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Brassicogethes aeneus (Fabricius, 1775)






POLYPHAGA Emery, 1886

CUCUJOIDEA Latreille, 1802

NITIDULIDAE Latreille, 1802

MELIGETHINAE Thomson, C.G., 1859

Brassicogethes Audisio & Cline, 2009

A common and widespread species throughout the Holarctic; North Africa, Europe, Asia east to Mongolia, China and the far east of Russia. Sometimes considered as a subspecies, it occurs throughout America south to northern Mexico although it is more prevalent in the western states. In the U.K. it is abundant throughout England and Wales although records are mostly coastal in the West Country and scattered through Scotland and the Western Isles. There are records scattered throughout Ireland. Locally it is abundant everywhere, the adults occurring in just about any situation. Through the spring and summer they may be seen among virtually any yellow flowers e.g. Ranunculus or Taraxacum, and tapping umbels on to a sheet will produce numbers of adults. Crucifer crops, more especially oilseed rape and mustards (Sinapis alba Linn., and Brassica juncea (Linn.)), are usually infested with huge numbers and the beetles are classed as serious pests.

Adults overwinter among vegetation or in the soil. In the spring they fly to a wide range of flowers to begin feeding on nectar and pollen. When ready to lay eggs the females fly to crucifers, here they settle on open flowers or bore into closed buds to continue feeding. Green buds are selected for egg laying; a hole is bitten through the base of the sepals and one or several eggs are inserted. Larvae hatch within a week or so, sometimes feeding between several buds, and develop within two weeks before dropping to the ground in order to pupate in the soil. The pupal stage lasts for a week or two before the adults emerge and fly to a range of flowers to begin feeding before overwintering. There is a single generation each year.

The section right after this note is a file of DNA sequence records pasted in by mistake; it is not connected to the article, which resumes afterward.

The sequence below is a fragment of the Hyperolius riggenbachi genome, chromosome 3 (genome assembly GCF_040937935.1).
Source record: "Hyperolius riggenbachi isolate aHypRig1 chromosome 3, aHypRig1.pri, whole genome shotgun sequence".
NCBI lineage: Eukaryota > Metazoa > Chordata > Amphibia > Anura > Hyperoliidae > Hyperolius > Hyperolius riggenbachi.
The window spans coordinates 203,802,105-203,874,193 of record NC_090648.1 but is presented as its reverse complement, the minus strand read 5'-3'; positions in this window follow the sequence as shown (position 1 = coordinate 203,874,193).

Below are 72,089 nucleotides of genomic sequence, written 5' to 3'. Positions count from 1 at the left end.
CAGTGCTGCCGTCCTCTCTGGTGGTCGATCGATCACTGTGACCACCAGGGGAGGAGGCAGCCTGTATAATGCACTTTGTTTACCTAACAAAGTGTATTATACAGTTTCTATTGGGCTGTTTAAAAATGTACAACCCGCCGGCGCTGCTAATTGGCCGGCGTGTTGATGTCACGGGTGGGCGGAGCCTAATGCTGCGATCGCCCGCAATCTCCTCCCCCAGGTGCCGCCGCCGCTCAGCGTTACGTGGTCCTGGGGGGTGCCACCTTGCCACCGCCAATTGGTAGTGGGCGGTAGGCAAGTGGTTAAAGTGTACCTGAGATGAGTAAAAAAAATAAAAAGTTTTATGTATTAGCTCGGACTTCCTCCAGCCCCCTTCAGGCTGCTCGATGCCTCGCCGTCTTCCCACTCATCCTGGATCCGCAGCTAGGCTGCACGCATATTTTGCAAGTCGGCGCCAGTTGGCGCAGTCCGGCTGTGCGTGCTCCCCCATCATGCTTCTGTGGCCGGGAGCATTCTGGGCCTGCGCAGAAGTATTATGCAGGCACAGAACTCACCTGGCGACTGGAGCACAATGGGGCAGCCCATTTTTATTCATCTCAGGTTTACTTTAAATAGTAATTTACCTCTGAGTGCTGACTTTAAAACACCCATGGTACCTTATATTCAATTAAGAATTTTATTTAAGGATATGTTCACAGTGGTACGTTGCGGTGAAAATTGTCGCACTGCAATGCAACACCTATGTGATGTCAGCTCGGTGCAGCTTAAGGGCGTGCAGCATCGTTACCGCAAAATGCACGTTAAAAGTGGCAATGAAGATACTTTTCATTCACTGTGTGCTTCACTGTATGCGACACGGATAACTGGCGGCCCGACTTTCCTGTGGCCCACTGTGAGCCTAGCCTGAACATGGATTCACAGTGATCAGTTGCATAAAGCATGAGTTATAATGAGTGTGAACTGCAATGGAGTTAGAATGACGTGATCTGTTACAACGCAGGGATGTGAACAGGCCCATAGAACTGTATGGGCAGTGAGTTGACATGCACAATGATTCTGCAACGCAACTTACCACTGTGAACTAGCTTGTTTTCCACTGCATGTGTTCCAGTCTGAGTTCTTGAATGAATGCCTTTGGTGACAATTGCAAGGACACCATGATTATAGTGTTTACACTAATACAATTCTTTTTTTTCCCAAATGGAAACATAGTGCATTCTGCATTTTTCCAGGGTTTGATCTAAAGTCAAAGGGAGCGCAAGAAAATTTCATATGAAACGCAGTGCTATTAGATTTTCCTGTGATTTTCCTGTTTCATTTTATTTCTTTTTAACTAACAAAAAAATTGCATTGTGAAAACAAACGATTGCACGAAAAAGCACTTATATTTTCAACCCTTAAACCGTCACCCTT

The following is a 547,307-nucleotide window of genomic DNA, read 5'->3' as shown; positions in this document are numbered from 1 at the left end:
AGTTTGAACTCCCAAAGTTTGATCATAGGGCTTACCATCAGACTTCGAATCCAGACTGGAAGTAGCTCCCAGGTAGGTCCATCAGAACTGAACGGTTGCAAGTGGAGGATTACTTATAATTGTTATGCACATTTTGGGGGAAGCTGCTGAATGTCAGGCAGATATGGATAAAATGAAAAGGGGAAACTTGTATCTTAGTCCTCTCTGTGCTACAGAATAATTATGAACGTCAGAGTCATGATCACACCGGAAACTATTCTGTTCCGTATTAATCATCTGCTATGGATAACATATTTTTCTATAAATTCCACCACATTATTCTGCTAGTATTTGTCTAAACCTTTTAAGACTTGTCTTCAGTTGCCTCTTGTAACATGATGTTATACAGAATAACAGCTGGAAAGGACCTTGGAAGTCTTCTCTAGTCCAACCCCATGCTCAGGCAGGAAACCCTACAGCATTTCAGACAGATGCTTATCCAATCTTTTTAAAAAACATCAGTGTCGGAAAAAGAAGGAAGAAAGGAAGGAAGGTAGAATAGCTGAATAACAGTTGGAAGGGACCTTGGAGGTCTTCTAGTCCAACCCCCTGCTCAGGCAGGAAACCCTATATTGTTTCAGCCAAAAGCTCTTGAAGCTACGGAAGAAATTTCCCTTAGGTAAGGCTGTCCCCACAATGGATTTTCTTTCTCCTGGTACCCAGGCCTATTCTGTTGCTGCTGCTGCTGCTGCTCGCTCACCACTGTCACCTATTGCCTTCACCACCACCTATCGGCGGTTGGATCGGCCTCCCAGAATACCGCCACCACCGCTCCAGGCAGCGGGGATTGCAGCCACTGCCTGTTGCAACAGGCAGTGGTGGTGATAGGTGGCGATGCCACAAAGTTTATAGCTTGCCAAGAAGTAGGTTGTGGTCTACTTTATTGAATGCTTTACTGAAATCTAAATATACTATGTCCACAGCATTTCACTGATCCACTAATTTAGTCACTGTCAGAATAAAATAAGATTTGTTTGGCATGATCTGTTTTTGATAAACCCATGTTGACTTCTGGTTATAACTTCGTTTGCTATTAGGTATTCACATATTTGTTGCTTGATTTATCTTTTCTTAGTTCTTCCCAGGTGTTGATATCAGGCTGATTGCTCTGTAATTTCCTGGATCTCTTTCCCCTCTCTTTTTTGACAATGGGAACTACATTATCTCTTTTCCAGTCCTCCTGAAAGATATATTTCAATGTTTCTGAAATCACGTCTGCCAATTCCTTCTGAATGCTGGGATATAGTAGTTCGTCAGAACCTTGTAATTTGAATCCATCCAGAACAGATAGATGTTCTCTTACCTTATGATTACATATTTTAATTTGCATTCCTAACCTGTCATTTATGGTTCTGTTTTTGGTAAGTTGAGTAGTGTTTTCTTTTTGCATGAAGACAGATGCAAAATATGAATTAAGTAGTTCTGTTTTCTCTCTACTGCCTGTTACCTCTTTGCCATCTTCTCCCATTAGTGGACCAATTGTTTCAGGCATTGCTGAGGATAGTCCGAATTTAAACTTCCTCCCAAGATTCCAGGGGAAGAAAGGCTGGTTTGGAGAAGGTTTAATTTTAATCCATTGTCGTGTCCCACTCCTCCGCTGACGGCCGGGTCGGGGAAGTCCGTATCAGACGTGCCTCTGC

2-2.7mm. The metallic green, blue or violet colour with dark appendages will make this species obvious in the field although when overcast they may appear black and can be mistaken for other species.

Brassicogethes aeneus 1

Brassicogethes aeneus 1

Brassicogethes aeneus 2

Brassicogethes aeneus 2

Brassicogethes aeneus 3

Brassicogethes aeneus 3

Upper surface microsculptured, the strength of this varies and it is often absent. Head strongly contracted in front of eyes, diffusely punctured and pubescent. Eyes large and prominent.  Clypeal margin straight.  Thorax transverse, almost parallel sided in basal half, with sides strongly bordered and weakly explanate. Front and hind margins not bordered, hind margin weakly sinuate. Surface strongly punctured, without fovea. Scutellum curved triangular, punctured and pubescent as elytra. Elytra punctured and pubescent, without cross striations. Depressed inside weak humeral prominence but without any trace of an impressed longitudinal stria.  Antennae black with segments two to six variously lighter. Basal segment rounded on inner margin. Club compact, with three broad segments. Mid and hind legs dark, front legs lighter. Mid and hind tibiae strongly broadened to apex, front tibiae much less so. Teeth on outer side of front tibiae fine, gradually increasing in size to apex. Segments two and three of front tarsi strongly bilobed. Claw segment of tarsi long and curved, claws not toothed at apex.

Similar species
Brassicogethes viridescens 1.jpg
  • Legs pale.

  • At least the first antennal segment pale.

  • Elytral punctures stronger, but less dense.

  • Mid femoral hind edge armed with a broad tooth.

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